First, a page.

Kingston said some inspectors are worried sick about declining safety standards and others have quit.
"They just can't take the pressure anymore."
The union has been raising the staff shortage issue for more than a year, said Kingston, and the government promised that money would be coming to fill vacant inspector jobs. Instead, he said, the government decided to cut back on inspections.
Last week, the CFIA announced that Lilydale Inc. was recalling packages of roast chicken breasts over concerns about possible Listeria contamination. The product was distributed in Ontario, Alberta, B.C., Manitoba and Saskatchewan.
The Edmonton plant that processed the chicken is getting three inspections a week and less monitoring, Kingston said.
But all meat destined for the United States comes from plants that are inspected every 12 hours that they are open, he added.
"This government and the agency is committed to exports," said Marianne Hladun, the Prairies vice-president with PSAC.
"They will put the money into making sure the meat going to American markets is inspected at the standards that the U.S. requires. But when it comes to Canadians, that's where the cuts are going to be felt."
She said the CFIA plans to spend $78 million less on food safety next year than it did in 2013-14.
In 2013, the federal government promised to bolster the food safety system by improving inspections after an E. coli outbreak at the XL Foods Inc. plant in Brooks, Alta., sickened 18 people and led to the largest beef recall in Canadian history.
The federal government also said it strengthened its food-safety protocols after a listeria outbreak in 2008. Twenty-two people died and hundreds more fell ill after eating contaminated deli meats from a Maple Leaf Foods plant in Toronto.
The RCMP has filed new documents in court alleging Pamela Wallin submitted 21 travel expense claims to the Senate for reimbursement for private and business trips to Toronto and Guelph.
The allegations are spelled out in documents seeking a court order to compel BMO Nesbitt Burns, Bell Media and the University of Guelph to produce all documentation related to Wallin's expenses.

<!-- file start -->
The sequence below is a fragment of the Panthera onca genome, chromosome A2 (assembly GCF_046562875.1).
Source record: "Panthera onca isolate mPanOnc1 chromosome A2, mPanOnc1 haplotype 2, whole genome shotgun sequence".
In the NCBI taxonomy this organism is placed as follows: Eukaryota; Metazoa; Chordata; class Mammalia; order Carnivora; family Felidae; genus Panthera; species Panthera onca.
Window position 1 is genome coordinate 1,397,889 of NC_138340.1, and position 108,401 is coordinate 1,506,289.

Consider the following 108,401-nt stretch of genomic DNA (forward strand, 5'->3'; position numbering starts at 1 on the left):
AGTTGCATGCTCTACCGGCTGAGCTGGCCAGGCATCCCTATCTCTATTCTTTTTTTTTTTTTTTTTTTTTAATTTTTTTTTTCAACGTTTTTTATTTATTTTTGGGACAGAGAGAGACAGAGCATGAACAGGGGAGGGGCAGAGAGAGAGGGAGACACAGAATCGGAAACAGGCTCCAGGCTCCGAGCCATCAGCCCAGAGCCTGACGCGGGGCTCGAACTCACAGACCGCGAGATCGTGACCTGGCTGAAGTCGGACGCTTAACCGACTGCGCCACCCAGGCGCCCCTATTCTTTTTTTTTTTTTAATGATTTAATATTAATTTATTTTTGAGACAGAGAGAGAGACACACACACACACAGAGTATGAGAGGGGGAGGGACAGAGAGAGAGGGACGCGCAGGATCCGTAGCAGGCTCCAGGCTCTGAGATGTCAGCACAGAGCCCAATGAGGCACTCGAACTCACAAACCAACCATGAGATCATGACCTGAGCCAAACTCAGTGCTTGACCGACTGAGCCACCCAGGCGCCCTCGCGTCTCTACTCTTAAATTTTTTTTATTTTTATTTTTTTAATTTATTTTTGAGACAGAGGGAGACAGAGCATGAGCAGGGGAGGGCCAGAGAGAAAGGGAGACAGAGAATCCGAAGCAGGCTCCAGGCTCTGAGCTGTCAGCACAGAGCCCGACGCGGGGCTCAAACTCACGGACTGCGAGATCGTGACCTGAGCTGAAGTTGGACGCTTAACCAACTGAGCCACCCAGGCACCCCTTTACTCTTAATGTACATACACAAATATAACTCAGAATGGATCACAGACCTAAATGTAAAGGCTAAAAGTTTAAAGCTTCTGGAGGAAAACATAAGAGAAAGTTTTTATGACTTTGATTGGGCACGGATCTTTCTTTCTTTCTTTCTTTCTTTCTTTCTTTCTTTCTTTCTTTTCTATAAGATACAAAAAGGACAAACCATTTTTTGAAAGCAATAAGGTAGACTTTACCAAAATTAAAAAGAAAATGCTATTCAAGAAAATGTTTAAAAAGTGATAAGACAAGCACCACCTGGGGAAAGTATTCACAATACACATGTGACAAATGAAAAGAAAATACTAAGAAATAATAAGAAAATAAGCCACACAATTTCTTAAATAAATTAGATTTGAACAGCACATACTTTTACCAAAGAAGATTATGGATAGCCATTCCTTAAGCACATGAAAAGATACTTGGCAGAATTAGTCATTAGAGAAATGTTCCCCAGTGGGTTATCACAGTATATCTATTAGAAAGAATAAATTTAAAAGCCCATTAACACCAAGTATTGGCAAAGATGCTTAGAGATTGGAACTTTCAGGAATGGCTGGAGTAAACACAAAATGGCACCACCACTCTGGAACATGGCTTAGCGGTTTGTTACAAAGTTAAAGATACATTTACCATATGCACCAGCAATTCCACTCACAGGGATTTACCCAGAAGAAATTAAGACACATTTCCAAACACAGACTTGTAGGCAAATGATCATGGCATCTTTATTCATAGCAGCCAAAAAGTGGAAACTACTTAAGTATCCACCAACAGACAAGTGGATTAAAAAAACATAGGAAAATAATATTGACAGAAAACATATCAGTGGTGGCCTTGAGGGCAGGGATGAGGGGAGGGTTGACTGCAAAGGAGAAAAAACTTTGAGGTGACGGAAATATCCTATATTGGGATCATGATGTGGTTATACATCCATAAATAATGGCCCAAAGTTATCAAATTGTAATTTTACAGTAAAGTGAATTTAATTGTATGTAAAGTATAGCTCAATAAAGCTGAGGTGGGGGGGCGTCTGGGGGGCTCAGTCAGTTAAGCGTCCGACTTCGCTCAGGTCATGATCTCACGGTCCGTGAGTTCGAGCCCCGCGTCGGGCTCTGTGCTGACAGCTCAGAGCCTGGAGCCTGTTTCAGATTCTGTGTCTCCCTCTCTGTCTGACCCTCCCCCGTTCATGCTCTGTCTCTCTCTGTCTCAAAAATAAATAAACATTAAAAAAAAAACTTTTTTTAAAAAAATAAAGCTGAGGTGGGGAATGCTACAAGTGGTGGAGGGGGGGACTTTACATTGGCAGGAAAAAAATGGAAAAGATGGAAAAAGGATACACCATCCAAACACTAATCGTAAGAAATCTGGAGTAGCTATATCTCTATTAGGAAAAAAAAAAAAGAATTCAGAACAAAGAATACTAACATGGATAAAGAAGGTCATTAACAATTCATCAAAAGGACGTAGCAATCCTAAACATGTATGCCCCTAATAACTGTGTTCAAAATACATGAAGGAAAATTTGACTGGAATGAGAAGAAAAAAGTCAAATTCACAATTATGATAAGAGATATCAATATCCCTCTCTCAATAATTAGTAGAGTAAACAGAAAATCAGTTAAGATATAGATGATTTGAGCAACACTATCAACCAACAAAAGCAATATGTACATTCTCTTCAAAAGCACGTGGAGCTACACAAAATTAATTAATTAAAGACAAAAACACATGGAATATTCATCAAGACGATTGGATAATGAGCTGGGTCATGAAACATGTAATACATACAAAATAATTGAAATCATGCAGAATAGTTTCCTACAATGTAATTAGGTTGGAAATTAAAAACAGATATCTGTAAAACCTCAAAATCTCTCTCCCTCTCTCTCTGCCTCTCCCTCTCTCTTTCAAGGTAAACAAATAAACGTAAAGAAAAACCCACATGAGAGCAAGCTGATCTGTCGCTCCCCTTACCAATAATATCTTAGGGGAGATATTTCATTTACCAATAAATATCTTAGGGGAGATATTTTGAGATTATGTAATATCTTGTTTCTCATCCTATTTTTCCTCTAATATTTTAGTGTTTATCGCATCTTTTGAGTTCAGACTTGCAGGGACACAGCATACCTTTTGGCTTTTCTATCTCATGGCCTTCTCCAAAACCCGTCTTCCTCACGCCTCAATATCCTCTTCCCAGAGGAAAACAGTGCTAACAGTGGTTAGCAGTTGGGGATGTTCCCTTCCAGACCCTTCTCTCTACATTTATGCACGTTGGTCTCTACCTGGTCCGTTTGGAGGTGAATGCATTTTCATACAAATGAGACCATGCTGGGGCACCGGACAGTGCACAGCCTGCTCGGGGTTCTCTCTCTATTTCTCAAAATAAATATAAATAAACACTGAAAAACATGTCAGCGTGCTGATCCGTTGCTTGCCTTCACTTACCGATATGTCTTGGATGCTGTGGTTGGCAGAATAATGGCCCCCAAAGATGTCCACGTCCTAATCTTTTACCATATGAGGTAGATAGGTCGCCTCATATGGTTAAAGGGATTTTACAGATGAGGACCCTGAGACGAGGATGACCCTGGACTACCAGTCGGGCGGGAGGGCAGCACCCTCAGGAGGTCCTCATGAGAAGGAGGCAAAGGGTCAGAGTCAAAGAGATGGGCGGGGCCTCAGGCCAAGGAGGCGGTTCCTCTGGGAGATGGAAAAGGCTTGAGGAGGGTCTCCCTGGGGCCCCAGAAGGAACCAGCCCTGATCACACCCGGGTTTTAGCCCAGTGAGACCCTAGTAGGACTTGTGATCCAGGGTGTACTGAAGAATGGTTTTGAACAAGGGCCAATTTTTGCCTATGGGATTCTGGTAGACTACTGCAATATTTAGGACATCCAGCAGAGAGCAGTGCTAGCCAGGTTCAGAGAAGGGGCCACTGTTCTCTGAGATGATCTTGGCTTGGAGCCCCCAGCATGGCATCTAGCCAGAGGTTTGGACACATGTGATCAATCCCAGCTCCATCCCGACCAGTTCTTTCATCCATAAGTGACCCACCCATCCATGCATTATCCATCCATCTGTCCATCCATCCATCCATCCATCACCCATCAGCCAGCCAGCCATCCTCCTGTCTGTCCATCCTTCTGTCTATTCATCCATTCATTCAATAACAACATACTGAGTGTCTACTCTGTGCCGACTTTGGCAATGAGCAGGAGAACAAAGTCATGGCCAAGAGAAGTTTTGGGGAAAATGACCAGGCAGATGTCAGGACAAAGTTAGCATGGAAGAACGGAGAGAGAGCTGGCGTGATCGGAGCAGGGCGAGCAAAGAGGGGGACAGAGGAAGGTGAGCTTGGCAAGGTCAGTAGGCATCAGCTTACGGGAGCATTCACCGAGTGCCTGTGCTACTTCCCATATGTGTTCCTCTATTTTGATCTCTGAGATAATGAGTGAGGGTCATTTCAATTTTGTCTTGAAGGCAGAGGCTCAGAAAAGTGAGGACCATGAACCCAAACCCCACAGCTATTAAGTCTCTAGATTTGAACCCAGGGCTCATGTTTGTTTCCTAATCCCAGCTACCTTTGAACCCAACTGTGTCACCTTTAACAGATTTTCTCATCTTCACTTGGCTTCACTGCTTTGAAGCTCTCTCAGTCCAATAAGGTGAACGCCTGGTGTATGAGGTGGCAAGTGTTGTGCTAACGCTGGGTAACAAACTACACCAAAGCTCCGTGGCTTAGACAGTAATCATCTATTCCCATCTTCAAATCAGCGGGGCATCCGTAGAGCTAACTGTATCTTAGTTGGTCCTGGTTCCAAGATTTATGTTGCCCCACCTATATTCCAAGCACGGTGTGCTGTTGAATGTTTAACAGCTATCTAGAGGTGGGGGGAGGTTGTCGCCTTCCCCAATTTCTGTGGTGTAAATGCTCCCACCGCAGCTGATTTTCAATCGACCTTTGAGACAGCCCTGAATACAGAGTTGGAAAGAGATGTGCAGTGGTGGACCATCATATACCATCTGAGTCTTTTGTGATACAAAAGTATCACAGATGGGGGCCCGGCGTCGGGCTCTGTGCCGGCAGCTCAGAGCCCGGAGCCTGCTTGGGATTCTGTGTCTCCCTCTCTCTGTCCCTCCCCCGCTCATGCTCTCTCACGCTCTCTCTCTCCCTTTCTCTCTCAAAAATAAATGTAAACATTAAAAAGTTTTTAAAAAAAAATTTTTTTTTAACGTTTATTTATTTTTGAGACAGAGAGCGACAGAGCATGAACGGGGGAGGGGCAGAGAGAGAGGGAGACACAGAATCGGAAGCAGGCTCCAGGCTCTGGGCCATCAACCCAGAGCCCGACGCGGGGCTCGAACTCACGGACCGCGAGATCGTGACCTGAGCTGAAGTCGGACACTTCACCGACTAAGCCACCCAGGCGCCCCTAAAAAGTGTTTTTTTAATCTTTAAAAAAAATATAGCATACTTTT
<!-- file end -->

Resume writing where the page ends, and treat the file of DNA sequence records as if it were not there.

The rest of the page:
They are on top of documents filed in court earlier this month by the Mounties alleging that the disgraced senator defrauded the Senate by making 150 "suspicious" expense claims.
The RCMP alleges Wallin committed breach of trust and fraud over $5,000.
No charges have been laid against Wallin, who was suspended from the Senate last year and none of the allegations has been proven in court.
Wallin — who sat on the advisory board for BMO Nesbitt Burns, served as an independent director for CTV Globemedia and served as chancellor of the University of Guelph — has been under investigation by the Mounties for the last 18 months.
They have already charged two other former Conservative senators, Mike Duffy and Patrick Brazeau, and one retired Liberal senator, Mac Harb, with making fraudulent expense claims. All three maintain their innocence.
In the latest court documents, the RCMP alleges that between March 4, 2009, and Sept. 5, 2012, Wallin filed fraudulent expense claims to the Senate in the amount of $25,567 for personal and business trips to Toronto and Guelph.
One of those trips was for a BMO board event, eight were for CTV events and 12 were for events at the University of Guelph and Humber College, the RCMP alleges.
"Sen. Wallin, when questioned during an external audit, misrepresented the nature of these trips to Toronto, and at time, fabricating meetings which the RCMP was able to determine (through interviews) to have not taken place as asserted by Sen. Wallin," Cpl. Rudy Exantus wrote in the documents.
"In doing so, I believe Sen. Wallin breached the standard of responsibility and conduct demanded of her and by the nature of her office. I believe that Sen. Wallin's conduct represent(s) a serious and marked departure from the standards expected of a Canadian senator."